The elite constituency of Allahabad normally does not accept anybody so easily. It has been always considered a difficult constituency. Even Pt Jawarhar-lal Nehru preferred not to contest from Allahabad and selected the neighbouring Phulpur as his constituency.
The people particularly in the city are cynical about anybody. They are the worst critics of all governments and naturally all the sitting MPs. The personality of the candidate has been of significance to them. Among those who had represented Allahabad include former Prime Minister Lal Bahadur Shastri, former UP Chief Minister and Central Minister, Hemvati Nandan Bahuguna, cinestar Amitabh Bachchan, Samajwadi Party leader Janeshwar Mishra and former Prime Minister, V.P. Singh. But most of them preferred to look for a new constituency for their next tenure.
Union HRD and Science and Technology Minister Dr Murli Manohar Joshi has the rare distinction of having been returned from here for three consecutive terms-1996, 1998 and 1999. Each time, however, he polled a lesser percentage of votes. In 1996, he had got 42 per cent votes, in 1998 it was 39.7 per cent and in 1999 it was a mere 33.8 per cent. But compared to 1998 when he had won by a margin of 44,000 votes, his margin in 1999 increased to 81,000 votes as the contest was triangular. His main opponent on both the occasions was Reoti Raman Singh, who is again contesting as the Samajwadi Party nominee.
The last election was the most difficult one for Dr Joshi. His opponents played mainly on two issues. They campaigned against him on the plea that Dr Joshi had little time for the constituency. The other issue was more personal. His opponents and sometimes the friends also had been saying that Dr Joshi treats the voters like his students and sometime was not very nice to them. That was the major complaint against him. He could score for his position in the national politics as well as the way his supporters campaigned for him saying, “You vote and all that had never been done in Allahabad would be accomplished.”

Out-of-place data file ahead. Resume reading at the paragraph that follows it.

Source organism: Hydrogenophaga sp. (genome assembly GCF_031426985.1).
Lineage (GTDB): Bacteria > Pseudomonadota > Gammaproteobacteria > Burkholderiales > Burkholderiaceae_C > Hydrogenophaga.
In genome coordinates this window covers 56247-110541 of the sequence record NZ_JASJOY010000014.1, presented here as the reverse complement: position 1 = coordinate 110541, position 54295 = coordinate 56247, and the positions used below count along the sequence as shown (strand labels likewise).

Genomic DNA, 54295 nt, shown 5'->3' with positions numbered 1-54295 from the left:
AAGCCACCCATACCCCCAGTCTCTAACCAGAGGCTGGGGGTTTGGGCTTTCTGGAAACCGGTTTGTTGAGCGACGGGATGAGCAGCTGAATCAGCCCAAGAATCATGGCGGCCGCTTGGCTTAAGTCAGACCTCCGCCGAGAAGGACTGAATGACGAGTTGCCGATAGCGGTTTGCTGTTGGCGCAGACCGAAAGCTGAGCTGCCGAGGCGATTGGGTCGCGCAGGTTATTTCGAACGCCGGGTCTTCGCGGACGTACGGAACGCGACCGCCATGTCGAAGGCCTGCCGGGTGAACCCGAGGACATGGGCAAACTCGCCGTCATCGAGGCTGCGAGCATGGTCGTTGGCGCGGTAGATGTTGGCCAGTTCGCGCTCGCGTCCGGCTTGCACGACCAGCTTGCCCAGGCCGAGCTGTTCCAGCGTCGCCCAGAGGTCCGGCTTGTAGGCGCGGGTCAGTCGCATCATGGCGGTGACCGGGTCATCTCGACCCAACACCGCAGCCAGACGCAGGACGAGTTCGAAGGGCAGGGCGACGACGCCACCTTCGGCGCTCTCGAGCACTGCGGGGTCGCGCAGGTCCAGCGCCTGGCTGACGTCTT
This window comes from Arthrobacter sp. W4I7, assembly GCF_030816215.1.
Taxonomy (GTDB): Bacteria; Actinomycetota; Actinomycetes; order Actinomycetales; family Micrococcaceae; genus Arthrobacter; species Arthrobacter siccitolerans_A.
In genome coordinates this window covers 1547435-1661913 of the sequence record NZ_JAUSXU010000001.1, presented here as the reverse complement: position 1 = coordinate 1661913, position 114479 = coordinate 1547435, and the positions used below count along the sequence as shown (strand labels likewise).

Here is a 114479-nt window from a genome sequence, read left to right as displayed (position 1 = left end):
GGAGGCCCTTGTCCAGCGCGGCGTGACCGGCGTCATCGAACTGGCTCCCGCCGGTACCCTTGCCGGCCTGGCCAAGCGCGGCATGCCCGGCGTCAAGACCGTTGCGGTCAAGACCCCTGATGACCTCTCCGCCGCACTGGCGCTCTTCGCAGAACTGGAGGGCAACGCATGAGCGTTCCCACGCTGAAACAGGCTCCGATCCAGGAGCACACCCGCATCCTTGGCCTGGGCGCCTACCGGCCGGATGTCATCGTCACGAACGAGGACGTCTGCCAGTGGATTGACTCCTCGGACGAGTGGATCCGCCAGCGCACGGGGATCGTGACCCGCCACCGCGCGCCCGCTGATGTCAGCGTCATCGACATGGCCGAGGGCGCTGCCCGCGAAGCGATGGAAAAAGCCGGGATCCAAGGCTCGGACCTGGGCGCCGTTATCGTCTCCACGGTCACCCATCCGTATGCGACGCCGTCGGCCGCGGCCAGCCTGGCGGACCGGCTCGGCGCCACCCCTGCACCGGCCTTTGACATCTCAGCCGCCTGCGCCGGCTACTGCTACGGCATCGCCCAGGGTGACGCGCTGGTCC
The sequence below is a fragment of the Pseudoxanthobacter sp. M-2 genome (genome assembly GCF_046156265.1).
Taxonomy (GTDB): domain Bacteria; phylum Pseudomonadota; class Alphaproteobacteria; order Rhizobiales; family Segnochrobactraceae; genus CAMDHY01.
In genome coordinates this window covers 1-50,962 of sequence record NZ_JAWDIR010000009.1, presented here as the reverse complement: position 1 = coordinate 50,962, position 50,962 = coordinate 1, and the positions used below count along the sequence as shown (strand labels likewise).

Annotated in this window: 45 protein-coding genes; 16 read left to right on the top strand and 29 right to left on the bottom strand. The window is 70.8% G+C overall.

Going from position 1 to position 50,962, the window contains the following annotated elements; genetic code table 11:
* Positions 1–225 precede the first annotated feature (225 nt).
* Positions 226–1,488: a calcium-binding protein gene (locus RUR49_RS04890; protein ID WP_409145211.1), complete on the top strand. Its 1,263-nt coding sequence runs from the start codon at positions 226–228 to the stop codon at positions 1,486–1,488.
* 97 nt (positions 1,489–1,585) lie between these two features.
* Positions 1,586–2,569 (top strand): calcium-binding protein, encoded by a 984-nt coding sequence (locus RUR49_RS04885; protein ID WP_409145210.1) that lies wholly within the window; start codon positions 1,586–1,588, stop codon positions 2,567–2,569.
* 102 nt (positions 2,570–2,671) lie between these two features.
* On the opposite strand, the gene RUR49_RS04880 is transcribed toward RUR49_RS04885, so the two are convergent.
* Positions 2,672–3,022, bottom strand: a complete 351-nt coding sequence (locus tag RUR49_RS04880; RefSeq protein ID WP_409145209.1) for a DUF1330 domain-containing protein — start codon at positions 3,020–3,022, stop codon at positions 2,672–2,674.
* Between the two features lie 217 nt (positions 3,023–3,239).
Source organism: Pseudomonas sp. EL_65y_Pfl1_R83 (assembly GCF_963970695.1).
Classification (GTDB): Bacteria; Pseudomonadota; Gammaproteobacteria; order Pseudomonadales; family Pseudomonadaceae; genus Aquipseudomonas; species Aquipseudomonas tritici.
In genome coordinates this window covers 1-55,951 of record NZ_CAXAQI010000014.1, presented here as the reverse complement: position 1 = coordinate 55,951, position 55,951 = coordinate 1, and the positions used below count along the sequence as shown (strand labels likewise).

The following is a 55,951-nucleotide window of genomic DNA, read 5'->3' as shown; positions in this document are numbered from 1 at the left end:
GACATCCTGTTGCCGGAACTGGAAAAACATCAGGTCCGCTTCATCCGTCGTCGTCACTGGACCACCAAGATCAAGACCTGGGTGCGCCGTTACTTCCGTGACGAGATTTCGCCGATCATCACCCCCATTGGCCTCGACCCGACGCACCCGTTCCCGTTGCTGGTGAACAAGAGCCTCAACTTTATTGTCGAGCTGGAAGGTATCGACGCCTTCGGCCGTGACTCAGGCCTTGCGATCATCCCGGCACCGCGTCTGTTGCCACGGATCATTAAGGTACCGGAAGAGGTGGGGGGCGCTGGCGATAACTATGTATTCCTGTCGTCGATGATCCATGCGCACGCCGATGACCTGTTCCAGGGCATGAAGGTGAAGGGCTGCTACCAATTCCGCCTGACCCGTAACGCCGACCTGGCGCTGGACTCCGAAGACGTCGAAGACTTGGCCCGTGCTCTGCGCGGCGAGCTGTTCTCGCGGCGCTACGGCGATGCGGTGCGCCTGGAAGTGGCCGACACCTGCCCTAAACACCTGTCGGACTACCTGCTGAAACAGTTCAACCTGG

Dr Joshi kept the promises they had made. Allahabad had become a backward area during the tenure of the V.P. Singh, and did not gain much even during the tenure of Bahuguna. Joshi has made development the key plank during the past five years. Joshi”s stronghold had been the two city constituencies: Allahabad North and Allahabad South. He used have a tough time in the rural Meja and Karchhana areas. The caste configuration has not been very favourable. Joshi decided to pander to the needs of every constituency.
He spent almost all his weekends with the people of the constituency and monitored the progress of a number of developmental projects that he had undertaken. The most significant was the second bridge over Yamuna, that connects the city with its industrial hub Naini and the eastern as well as southern India.
Despite being a busy Central Minister, he spent almost all his weekends with the people of the constituency and monitored the progress of a number of developmental projects that he had undertaken. The most significant was the second bridge over Yamuna, that connects the city with its industrial hub Naini and the eastern as well as southern India. The old rail-cum-road bridge had become a traffic problem and it used to take sometimes hours to cross the river. One of the main reasons for Amitabh Bachchan defeating the stalwart Bahuguna was this bridge. He promised it and Allahabad voted for Bachchan. After him several others promised for it but none could even make the beginning.